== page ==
While backpacking through Argentina, Uruguay, Peru, and Chile, I learned a lot about the South American food culture as well as individual country’s traditions and customs. Aside from the typical must-eats like ceviche in Peru and steak in Argentina, here are a few things I picked up that I think every foodie should experience.
1) Get drunk on Pisco
Pisco is a liquor made from grapes that is sweet and very strong. Both Chile and Peru claim to have created it, and locals from both countries become quite heated when you ask about the drink’s origin. Peruvians drink pisco in the form of pisco sours (pisco, egg whites, sugar, and lemon) and chilcanos (pisco, seven-up, and lime). Chileans stick to Piscolas (pisco and coca cola). To say both countries drink a lot of it is an understatement. While traveling in Uruguay I met a group of Chilean girls who had brought 3 bottles each for the week-long holiday. Chileans almost always choose the brand Mistral, which is also my favorite, and it comes in a dark green box that holds the bottle. Drink a lot of it, but keep in mind that this stuff is strong, and can result in a nasty hangover due to the amount of sugary mixers that accompany it.
2) Drink tons of Maté
Drinking mate is a deeply cherished tradition in both Argentina and Uruguay. While I was walking around the streets of these countries I would often see more people holding mate cups than cell phones. People will bring their mate to the park, work, beach, airport, bus, grocery store, mall, literally everywhere. The flavor is a bit bitter at first, but once I had I a few times I really grew to enjoy both the taste, and the social traditions that come with the preparation and consumption of mate. The process of preparing the tea is slightly different for each person and country. To put it simply, a heap of yerba (pronounced sher-ba) is poured into the mate cup, and hot water is poured over it. The bombisha (metal straw) is placed into the cup and the tea is sipped. The next part is a bit trickier, so stay with me…Many people drink mate alone, but it is often shared with friends. The mate cup is passed to each person in the circle, and each person is expected to drink all of the water in the mate cup before passing it back to the person who originally prepared the mate. The person who prepared the mate is the one who refills the hot water each time a person finishes a cup, then it goes onto the next person. It works a lot like passing a joint.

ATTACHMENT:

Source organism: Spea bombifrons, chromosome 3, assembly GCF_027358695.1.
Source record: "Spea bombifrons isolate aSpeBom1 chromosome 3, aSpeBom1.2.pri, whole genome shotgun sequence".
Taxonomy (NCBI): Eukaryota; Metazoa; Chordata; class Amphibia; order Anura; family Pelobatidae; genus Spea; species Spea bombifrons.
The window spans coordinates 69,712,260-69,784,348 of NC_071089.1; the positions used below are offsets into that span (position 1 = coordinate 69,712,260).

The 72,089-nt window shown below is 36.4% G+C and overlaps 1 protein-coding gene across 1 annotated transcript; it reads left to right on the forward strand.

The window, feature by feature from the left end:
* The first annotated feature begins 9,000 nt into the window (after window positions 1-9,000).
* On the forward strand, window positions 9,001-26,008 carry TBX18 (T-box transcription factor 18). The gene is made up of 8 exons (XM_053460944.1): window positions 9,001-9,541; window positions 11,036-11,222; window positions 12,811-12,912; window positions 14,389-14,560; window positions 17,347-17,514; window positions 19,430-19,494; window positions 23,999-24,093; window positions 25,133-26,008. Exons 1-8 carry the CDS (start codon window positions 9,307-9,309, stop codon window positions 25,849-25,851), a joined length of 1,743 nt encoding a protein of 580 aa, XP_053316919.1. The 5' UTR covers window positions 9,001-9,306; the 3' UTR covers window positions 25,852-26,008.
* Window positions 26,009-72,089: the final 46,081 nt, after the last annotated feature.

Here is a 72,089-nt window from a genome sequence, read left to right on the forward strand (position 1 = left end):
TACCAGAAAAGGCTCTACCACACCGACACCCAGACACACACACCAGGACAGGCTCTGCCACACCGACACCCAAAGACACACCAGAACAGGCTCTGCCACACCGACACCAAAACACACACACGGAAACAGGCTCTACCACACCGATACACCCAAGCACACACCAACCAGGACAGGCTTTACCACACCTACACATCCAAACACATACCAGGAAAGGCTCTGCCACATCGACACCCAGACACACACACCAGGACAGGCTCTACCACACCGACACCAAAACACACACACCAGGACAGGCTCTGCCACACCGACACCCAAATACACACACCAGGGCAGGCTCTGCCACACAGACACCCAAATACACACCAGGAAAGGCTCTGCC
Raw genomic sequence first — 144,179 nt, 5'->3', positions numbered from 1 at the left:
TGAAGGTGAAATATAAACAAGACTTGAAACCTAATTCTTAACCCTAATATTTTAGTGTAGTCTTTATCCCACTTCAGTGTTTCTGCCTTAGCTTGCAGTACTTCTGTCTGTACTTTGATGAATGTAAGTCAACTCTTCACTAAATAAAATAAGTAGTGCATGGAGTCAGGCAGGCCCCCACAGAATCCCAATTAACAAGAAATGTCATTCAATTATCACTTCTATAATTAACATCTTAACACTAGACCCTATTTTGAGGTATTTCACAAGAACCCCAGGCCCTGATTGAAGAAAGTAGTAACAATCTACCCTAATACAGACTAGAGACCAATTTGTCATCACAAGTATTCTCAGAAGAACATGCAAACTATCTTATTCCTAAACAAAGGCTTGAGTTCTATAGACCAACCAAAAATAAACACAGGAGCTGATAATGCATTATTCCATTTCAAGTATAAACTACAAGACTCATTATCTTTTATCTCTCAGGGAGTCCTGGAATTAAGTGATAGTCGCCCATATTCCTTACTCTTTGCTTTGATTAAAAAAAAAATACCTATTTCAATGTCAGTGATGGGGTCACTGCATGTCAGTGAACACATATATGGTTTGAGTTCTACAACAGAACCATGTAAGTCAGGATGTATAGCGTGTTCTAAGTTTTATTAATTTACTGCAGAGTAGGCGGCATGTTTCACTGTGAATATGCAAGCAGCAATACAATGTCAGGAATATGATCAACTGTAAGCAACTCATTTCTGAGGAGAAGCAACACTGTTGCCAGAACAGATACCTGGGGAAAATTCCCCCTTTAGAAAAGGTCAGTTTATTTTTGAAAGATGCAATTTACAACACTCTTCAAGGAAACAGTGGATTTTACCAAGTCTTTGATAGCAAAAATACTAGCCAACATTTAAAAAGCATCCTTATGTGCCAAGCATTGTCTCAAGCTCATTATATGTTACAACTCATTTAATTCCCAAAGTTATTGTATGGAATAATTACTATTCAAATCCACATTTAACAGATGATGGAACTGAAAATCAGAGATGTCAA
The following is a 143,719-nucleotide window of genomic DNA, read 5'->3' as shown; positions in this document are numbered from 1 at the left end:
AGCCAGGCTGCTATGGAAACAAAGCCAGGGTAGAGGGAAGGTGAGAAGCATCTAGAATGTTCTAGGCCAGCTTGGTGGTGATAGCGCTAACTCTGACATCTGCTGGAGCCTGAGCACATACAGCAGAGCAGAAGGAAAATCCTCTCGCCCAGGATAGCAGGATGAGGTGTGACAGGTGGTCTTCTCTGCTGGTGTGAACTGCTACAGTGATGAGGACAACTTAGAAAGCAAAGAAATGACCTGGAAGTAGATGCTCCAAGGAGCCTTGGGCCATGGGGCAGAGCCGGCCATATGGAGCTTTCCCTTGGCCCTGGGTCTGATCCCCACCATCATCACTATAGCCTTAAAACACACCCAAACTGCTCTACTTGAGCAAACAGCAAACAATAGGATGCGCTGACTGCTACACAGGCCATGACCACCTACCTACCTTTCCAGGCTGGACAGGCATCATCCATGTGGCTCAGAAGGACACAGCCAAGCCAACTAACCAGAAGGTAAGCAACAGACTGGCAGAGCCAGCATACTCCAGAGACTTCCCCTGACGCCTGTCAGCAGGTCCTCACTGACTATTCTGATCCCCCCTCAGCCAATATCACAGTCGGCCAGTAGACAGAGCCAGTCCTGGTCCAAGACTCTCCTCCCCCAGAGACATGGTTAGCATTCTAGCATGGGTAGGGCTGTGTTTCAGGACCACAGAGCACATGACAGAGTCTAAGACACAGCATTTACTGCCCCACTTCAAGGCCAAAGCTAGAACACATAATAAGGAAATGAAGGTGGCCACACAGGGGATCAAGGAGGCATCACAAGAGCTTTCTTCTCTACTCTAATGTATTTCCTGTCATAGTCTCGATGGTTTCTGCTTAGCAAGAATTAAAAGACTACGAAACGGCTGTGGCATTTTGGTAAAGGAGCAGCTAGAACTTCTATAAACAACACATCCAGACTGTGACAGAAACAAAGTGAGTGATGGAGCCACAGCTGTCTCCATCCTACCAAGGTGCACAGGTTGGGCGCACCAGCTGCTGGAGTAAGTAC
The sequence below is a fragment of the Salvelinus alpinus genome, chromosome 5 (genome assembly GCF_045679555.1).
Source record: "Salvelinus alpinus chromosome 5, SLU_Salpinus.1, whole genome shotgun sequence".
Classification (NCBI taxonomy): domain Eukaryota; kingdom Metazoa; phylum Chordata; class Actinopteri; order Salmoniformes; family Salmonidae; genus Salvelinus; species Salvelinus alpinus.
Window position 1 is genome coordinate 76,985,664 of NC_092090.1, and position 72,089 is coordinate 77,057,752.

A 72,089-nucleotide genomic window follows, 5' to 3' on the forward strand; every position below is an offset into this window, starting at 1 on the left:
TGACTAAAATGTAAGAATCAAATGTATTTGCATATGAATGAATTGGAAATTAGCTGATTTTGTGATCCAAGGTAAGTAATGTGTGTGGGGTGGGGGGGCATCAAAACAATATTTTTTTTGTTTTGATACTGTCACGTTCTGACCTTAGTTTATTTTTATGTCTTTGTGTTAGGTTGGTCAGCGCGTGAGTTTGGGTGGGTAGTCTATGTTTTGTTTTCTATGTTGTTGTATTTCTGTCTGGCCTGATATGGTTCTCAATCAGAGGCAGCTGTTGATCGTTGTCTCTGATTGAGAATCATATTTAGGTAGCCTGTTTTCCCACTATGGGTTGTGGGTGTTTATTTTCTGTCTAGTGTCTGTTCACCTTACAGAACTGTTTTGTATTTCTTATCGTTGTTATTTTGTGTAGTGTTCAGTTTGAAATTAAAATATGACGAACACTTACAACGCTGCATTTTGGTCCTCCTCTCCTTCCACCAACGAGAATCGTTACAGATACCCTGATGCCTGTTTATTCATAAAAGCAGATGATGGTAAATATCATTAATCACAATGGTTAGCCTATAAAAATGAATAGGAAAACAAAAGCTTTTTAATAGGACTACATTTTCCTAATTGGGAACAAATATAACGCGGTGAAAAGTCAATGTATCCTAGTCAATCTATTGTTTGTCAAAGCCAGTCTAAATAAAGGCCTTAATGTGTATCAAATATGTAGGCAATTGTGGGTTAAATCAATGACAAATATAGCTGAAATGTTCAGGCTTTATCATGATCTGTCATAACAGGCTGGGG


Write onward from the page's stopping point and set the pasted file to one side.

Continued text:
3) Get invited to an asado
Perhaps the best difference I noticed about backpacking in South America verses Europe is the incredible hospitality that families offer to visitors. At least once a week I was invited to someone’s home for asado (barbeque), which usually lasted all day. Even though my Spanish was poor, food brought us together in beautiful ways. My new years eve was spent at a backyard asado in the Uruguayan countryside. It’s not uncommon to be invited to these gatherings, so long as you act respectful and gracious. Some of the best food I ate while travelling was at these homes. Just bring a bottle of something nice in return.
4) Eat empanadas and pizza in Argentina
Perhaps the most ingenious thing I encountered on my travels through Argentina was the combination pizza parlors and empanada shops. Since they can use the same oven, it is very typical for pizza shops to sell fresh empanadas. It’s cheap, filling, and the pizza is more delicious than any late night pizza shop that I have ever been to. The pizza is super cheesy, thick, and definitely not on the Atkins diet. The empanadas can be filled with anything from olives and beef to cheese and veggies to dulce de leche. It’s a great drunk meal, after too many glasses of Malbec or a night of partying in Palermo.
5) Go to the food markets in Chile and Peru: eat corn and buy lots of chia
The markets in Chile and Peru are out of this world amazing. People ate bustling by with animal parts, tropical fruits, homemade breads, juices, quail eggs, everything. The markets serve as both produce vendors as well as hot food stalls where I ate some of the best food during my backpacking trip. These markets are especially good for trying many of the different kinds of maize, or corn. Corn is a sacred crop for many ancient peoples in Peru, and there are hundreds of varieties of corn that are served in a variety of South American dishes. Choclo is a starchy variety that is featured in many soups and stews. You can usually find a woman boiling whole ears of eat that you buy with a piece of cheese for about a dollar. While you’re munching away on your delicious cob, stock up on the grains and superfoods that have become absurdly priced in the States, like chia, quinoa, and flax. Due to recent diet fads these goods have skyrocketed in price in the U.S., but at the markets in South America you can buy kilos of it for a fraction of the price.